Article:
Earlier this year Buffalo Public Schools saw 20 percent of its fleet of 630 school buses equipped with three-point, lap/shoulder belts, and now the district has a policy in place that requires all student riders wear the restraint systems and be trained on proper usage at least three times a year.
The 125 school buses operated by First Student began rolling with the new three-point lap/shoulder belt systems installed at the beginning of this school year. The phase-in is expected to be completed fleet-wide by July 2014. Bus drivers and bus aides are required to enforce the requirement that all student riders wear their lap/shoulder belts.
Al Diamico, the director of transportation at Buffalo, said he has only received positive feedback from schools, parents, and drivers about the lap/shoulder seat belts.
While, the new policy approved last month by the school board adds that the district mandates the use of the new three-point seat belts, parents must decide if they want their children to use two-point lap belts installed in the remaining legacy buses. Parents who “direct that their child wear a [two-point]seat belt,” according to the policy, must then notify the bus driver. The policy also states that the district cannot guarantee to parents that their children will remain buckled in those buses with the two-point belts during the entire trip to and from school.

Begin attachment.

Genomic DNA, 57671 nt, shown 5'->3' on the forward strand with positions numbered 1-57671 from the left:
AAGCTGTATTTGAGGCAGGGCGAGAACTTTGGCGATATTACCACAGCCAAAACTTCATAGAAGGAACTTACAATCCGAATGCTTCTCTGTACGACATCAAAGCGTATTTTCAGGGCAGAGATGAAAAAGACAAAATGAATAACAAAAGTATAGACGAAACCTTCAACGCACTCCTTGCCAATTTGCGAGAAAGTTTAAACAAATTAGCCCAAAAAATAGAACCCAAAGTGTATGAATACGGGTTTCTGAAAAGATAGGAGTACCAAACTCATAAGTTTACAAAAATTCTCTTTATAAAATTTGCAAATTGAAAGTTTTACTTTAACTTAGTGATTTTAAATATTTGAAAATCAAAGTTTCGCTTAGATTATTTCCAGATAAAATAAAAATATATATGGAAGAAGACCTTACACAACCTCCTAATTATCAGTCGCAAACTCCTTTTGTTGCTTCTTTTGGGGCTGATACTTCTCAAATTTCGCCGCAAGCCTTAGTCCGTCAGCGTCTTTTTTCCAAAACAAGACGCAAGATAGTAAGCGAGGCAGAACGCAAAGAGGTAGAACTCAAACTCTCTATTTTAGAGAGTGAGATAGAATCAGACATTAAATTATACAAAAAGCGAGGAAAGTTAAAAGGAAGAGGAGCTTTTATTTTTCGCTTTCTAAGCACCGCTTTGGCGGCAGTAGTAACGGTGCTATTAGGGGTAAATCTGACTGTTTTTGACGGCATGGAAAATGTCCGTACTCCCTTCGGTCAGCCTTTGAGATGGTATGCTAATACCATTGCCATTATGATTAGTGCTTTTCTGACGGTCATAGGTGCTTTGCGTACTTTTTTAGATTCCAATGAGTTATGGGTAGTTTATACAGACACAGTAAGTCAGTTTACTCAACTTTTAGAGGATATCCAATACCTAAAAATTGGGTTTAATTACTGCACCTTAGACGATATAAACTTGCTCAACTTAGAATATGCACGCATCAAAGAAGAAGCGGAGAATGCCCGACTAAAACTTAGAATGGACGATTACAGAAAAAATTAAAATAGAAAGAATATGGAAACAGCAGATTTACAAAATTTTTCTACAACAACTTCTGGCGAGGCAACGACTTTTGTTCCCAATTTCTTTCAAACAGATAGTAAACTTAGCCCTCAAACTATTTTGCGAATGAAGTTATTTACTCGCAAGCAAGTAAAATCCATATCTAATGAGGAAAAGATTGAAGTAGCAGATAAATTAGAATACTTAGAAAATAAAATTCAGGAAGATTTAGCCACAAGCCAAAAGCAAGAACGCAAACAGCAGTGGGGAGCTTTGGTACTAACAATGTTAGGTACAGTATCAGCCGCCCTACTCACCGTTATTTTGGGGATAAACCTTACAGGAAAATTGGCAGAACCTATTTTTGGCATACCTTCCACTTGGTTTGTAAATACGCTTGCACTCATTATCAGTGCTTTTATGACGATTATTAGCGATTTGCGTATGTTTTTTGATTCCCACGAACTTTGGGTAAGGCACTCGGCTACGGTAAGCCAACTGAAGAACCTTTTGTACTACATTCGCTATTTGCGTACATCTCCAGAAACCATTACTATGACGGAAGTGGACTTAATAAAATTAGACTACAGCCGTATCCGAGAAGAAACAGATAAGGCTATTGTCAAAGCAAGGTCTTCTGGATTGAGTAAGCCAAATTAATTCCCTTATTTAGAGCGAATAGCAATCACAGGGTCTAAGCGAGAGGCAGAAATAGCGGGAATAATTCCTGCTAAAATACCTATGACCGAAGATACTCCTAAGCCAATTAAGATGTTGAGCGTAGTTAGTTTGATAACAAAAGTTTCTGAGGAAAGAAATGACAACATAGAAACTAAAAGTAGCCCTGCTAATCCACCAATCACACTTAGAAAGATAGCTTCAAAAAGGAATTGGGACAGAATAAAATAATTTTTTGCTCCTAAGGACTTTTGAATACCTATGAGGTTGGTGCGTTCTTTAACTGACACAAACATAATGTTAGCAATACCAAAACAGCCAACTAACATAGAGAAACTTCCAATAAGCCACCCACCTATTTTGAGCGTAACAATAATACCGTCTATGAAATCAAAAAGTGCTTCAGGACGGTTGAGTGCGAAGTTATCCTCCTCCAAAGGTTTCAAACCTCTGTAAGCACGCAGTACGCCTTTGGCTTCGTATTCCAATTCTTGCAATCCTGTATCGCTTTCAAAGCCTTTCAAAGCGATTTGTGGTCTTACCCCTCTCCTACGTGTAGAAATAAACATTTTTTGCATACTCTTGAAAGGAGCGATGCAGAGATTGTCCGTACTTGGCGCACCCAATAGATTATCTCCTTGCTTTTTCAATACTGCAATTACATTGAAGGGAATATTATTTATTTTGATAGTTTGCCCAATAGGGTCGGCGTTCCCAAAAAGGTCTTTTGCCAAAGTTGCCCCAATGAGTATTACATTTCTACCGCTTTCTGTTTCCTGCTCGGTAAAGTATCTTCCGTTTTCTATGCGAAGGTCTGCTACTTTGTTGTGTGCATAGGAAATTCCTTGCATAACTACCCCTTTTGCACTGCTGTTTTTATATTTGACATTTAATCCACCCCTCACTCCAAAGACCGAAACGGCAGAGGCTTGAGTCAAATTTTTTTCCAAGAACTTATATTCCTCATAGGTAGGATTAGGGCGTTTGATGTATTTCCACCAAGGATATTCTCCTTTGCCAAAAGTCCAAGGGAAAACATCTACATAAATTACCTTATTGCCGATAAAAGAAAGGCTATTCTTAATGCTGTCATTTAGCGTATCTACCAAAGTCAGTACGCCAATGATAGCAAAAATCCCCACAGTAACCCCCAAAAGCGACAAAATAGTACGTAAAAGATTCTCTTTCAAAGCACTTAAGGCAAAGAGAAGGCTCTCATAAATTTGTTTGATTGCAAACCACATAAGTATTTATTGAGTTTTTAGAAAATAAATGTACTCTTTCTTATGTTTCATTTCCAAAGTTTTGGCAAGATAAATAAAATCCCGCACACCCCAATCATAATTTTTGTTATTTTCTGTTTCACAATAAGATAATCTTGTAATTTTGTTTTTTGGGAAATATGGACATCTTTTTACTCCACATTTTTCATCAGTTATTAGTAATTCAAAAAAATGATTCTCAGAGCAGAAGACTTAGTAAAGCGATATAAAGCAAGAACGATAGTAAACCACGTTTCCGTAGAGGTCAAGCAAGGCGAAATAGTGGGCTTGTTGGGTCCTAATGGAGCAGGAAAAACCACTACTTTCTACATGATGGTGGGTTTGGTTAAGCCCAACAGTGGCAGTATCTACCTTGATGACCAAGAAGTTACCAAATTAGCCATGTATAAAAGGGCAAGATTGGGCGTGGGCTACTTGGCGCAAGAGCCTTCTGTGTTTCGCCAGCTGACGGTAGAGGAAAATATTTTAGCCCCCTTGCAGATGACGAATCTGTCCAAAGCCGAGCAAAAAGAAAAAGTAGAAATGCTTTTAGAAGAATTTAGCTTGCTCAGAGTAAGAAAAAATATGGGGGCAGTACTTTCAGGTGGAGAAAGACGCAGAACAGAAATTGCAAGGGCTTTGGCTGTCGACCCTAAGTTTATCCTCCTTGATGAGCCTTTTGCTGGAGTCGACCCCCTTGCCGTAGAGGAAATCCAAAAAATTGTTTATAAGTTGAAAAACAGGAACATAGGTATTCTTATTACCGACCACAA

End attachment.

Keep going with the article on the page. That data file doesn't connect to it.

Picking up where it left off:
The transportation policy already required that a minimum of three school bus emergency drills be conducted each school year, one during the first week of school, a second between Nov. 1 and the end of the calendar year and a third between March 1 and April. 30. The drills include evacuations, loading and unloading, crossing the street at least 10 feet in front of the bus, inclement weather, and student discipline.
In all, Buffalo transports nearly 27,000 students each day, one way, more than half of the total student enrollment of more than 43,000. First Student operates a total of 630 school buses for the district.
[Editor’s note: A previous version of this article contained several errors based on a misreading of the new policy. STN regrets any and all confusion that was caused.]